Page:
GABAA receptor structure and function: multiple subunit genes, and implications for epilepsy and movement disorders?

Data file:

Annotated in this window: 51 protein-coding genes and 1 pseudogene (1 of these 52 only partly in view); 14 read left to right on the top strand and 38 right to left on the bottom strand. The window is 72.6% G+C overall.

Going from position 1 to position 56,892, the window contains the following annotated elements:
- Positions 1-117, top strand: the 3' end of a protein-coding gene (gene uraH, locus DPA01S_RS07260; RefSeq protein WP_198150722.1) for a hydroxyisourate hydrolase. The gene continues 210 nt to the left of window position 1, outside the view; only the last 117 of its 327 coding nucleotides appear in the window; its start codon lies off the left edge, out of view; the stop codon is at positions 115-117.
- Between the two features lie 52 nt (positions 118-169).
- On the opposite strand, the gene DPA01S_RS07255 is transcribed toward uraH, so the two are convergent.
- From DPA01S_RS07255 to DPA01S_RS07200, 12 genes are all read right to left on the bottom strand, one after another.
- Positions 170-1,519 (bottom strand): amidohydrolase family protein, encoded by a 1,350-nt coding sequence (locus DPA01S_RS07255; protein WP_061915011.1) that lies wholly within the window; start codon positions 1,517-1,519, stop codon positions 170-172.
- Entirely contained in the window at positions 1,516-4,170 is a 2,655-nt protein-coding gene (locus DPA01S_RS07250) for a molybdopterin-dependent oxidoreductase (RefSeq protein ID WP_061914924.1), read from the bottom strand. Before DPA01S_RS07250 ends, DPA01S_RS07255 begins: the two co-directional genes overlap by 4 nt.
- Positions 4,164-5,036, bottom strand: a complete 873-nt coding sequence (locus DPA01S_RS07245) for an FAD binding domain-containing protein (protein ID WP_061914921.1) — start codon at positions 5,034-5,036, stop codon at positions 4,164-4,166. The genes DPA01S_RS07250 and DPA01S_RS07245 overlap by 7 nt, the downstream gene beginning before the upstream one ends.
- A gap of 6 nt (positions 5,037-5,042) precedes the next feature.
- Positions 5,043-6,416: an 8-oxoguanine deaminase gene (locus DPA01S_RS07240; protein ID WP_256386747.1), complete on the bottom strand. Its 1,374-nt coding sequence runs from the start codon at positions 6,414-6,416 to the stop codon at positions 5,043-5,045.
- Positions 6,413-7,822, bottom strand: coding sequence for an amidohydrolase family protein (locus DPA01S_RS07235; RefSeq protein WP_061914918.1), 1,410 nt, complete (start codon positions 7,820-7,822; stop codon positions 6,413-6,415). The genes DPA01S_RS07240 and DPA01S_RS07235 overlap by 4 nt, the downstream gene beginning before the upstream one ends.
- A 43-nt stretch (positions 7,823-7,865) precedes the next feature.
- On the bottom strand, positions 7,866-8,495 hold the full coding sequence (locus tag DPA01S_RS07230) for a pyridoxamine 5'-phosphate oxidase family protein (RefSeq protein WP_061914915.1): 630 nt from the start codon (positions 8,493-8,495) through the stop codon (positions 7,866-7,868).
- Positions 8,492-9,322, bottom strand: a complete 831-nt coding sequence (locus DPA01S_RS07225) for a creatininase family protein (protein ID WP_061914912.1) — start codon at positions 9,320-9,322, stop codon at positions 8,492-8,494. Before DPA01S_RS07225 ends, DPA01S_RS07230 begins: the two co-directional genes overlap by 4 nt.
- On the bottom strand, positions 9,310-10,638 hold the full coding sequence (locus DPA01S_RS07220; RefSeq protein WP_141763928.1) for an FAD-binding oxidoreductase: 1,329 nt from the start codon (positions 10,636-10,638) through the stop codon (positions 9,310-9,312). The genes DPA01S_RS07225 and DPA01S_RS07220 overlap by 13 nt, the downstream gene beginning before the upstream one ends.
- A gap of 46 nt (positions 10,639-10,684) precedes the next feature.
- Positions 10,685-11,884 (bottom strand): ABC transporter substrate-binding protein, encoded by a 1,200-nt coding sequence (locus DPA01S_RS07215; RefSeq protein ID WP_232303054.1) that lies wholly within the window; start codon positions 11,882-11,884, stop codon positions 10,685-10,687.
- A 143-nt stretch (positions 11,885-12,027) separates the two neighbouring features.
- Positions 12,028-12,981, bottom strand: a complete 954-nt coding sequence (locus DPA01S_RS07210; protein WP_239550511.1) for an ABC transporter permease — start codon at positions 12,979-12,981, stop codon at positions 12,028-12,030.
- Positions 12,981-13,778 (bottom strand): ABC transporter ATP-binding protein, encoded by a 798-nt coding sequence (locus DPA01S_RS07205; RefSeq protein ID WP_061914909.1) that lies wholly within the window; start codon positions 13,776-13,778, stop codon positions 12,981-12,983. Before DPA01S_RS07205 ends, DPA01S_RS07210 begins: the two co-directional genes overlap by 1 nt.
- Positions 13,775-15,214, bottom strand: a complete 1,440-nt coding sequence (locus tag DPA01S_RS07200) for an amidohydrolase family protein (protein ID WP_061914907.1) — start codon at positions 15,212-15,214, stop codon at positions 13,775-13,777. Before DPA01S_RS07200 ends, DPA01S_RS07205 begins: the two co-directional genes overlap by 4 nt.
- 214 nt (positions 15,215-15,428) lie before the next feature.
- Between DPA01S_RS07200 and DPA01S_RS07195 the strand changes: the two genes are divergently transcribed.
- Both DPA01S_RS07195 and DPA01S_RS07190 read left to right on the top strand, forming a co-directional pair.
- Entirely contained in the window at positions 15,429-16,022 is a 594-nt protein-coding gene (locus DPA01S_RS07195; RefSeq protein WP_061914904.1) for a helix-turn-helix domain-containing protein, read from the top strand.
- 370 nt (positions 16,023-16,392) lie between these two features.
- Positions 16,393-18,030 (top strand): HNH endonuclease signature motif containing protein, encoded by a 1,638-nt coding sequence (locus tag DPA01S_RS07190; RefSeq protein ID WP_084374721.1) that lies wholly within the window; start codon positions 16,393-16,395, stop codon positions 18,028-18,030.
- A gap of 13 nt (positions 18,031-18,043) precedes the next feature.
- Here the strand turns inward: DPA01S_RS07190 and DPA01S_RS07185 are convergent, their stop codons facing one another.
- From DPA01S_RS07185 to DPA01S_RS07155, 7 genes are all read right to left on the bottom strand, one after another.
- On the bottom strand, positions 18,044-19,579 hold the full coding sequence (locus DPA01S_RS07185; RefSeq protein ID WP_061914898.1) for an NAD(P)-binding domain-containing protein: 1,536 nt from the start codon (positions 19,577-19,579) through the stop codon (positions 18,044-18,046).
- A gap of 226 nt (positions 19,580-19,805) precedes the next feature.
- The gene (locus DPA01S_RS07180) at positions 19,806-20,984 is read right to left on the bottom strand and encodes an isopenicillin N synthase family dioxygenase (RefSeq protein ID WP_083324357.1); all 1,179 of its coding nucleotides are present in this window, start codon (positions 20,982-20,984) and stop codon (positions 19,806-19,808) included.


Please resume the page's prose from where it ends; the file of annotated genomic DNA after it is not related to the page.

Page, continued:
γ-Aminobutyric acid type A (GABAA) receptors (GABAR) mediate the bulk of rapid inhibitory synaptic transmission in the central nervous system (Olsen & DeLorey, 1999). The GABAR belong to the superfamily of ligand-gated ion channel receptors, i.e. they are ion channel proteins whose opening is controlled by the binding of the neurotransmitter (DeLorey & Olsen, 1992). These GABAR are a family of heteropentamers formed from a family of at least 19 related subunits in mammals, named α(1–6), β(1–4), γ(1–3), δ, ε, π, and ρ(1–3) (Tyndale et al., 1995; Davies et al., 1997; Hedblom & Kirkness, 1997). Splicing variants exist for some subunits, primarily related to phosphorylation substrates in the intracellular loop, e.g. the γ2 subunit longer version (γ2L) contains an 8 amino acid insert in the cytoplasmic loop that contains a consensus substrate site for phosphorylation by protein kinase C that is missing in γ2S (Burt & Kamatchi, 1991; McKernan & Whiting, 1996). Important CNS drug targets are present on GABAR, notably sites for the benzodiazepines, barbiturates, neurosteroids, other general anesthetics, and picrotoxin-like convulsants (Macdonald & Olsen, 1994). The individual subunits show variable regional and temporal expression. A dozen or more heteropentameric isoforms of the GABAR occur naturally with reasonable abundance; these exhibit various pharmacological properties and presumably biological properties as well (Lüddens et al., 1995; McKernan & Whiting, 1996; Barnard et al., 1998).